Wednesday, October 10, 2007

More than PTA: Group focuses on dads' skills to help school

Here's an idea I really like.

A group of dads have gotten together at Florence Elementary School in north High Point (just over the Guilford County line from here) to help provide positive male role models for the kids and to give dads a way to pitch in beyond the PTA.

Today I talked to Gregg Schlaudecker, one of the founders of the group. He said the plan is modeled after a similar program at Morehead Elementary, which is also in the Guilford County school system.

Schlaudecker said the organization allows men to help the school using the skills that come with being a father. Members have done things like "lunch buddies," which pairs dads with students who need a positive role model. The group has also helped with the landscaping around the school, doing some of the "heavy lifting" end of beautification, he said. Others have gone into the classroom for career presentations.

It's all about making sure that dads are a visible and positive force in the school, Schlaudecker said. There are about 750 kids there, but the number of male employees could be counted on one hand, he said.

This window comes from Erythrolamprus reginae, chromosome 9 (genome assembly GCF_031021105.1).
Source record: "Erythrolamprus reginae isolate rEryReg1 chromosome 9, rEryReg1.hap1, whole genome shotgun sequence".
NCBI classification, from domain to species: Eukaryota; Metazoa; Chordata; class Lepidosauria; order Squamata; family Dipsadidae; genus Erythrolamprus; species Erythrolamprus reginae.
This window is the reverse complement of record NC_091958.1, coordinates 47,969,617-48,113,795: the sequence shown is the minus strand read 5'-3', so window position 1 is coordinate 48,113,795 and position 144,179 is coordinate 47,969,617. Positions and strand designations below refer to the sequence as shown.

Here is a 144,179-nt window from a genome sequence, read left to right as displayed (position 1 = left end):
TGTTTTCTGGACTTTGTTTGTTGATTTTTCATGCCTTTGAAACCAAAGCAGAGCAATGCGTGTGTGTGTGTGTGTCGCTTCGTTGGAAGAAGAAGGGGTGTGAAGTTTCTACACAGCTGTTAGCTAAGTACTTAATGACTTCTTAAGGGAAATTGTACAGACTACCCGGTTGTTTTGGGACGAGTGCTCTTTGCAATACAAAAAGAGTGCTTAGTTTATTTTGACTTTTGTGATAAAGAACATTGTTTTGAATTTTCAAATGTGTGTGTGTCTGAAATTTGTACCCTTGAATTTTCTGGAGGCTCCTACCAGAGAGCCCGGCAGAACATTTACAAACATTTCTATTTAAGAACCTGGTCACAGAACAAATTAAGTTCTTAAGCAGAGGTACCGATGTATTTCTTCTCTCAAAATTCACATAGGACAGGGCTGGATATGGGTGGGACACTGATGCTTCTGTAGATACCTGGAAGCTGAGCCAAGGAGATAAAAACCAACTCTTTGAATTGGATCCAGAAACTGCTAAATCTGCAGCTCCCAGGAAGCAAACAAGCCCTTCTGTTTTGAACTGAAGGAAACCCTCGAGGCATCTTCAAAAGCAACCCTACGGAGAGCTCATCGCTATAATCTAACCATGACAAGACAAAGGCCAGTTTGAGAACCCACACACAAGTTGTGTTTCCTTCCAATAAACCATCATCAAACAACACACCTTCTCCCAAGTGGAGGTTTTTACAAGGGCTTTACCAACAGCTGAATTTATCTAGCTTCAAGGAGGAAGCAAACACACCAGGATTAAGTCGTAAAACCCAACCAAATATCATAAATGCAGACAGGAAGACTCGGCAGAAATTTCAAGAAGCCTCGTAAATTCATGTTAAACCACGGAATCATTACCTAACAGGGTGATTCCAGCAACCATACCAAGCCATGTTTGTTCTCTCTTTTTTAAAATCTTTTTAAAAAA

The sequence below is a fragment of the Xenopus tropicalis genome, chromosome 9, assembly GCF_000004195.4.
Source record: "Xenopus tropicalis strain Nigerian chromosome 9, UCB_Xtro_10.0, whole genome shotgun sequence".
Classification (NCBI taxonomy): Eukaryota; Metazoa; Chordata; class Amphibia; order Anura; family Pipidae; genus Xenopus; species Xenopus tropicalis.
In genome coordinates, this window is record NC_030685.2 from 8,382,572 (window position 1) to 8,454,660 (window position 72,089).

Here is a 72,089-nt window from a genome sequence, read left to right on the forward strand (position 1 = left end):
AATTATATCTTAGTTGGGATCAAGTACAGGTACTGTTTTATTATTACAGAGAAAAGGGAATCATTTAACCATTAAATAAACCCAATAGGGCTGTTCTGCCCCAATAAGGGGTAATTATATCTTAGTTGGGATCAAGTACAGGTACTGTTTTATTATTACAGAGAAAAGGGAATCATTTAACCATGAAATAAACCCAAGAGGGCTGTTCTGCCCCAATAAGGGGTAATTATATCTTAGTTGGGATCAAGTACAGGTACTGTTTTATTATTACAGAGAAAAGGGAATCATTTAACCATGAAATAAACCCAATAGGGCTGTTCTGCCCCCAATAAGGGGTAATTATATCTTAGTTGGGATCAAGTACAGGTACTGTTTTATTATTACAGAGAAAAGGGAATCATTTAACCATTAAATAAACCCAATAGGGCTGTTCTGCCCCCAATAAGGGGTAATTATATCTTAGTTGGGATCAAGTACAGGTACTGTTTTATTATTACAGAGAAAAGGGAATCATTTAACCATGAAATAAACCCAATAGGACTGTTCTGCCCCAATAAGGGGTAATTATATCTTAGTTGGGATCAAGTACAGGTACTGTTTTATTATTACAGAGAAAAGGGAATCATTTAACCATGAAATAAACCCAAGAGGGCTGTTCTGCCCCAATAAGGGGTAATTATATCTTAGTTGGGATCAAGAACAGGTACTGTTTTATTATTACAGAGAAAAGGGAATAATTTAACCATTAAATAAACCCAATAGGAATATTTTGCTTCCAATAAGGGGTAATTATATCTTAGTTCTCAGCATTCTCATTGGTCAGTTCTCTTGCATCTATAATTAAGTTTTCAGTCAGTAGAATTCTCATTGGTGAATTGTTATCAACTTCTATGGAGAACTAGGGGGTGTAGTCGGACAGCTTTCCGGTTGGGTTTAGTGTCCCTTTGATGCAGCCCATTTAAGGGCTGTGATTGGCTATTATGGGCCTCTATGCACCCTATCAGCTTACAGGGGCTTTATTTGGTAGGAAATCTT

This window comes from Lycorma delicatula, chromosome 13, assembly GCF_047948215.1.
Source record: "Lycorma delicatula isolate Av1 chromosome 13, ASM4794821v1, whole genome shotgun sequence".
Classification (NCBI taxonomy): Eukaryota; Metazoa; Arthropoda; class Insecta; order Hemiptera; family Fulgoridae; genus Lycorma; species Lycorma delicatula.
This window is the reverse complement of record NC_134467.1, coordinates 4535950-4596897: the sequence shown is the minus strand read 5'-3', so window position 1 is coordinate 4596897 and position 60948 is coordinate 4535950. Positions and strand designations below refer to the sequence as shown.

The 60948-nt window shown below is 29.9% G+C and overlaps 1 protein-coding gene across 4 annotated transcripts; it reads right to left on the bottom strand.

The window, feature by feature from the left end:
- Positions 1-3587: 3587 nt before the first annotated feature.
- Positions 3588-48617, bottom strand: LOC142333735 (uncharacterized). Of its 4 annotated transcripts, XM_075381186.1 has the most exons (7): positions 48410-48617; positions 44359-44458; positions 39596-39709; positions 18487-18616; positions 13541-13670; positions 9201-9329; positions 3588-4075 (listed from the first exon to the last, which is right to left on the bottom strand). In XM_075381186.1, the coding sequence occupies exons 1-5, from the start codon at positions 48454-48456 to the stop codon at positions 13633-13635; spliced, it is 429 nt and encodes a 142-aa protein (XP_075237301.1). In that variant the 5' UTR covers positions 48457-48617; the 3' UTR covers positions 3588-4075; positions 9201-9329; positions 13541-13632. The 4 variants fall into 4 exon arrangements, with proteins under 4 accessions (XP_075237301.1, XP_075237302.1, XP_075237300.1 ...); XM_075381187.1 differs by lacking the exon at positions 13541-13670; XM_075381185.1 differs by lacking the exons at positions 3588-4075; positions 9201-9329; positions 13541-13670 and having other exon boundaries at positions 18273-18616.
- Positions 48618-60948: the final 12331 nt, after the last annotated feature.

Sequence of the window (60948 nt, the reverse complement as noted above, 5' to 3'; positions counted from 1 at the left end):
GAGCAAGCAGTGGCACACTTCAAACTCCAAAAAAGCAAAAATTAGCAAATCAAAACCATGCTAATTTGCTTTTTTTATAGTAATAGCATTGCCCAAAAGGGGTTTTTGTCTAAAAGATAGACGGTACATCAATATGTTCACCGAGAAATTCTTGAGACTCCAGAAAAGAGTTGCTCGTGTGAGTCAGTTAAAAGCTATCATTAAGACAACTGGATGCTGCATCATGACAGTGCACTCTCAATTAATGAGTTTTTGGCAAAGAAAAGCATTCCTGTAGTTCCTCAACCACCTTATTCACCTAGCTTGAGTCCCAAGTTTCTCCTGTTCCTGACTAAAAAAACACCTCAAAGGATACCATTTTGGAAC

"It feels good getting guys involved at the school," he said.

The group started last year and has about 45 members. Schlaudecker said he's hoping to double that number this weekend - the group is holding a Dads' Club Breakfast Saturday in the school's cafeteria at 8:30 am for interested dads. Principal James McNeil is the keynote speaker. For information, send an e-mail to


craigspinks said...

Boys, particularly elementary-level ones, need to see men in their schools. Elementary education is staffed overwhelmingly by females. Are we sending our impressionable sons the message that education and learning are female work? How do we explain that male participation rates in college are off 20% over the last forty years?

craigspinks said...

Boys, particularly elementary-level ones, need to see men in their schools. Because the elementary-level is staffed almost exclusively by females, are we sending our sons the message that school work is woman's work? In the '60s, males outnumbered females 3:2 on college campuses. Now the ratio is reversed. Why?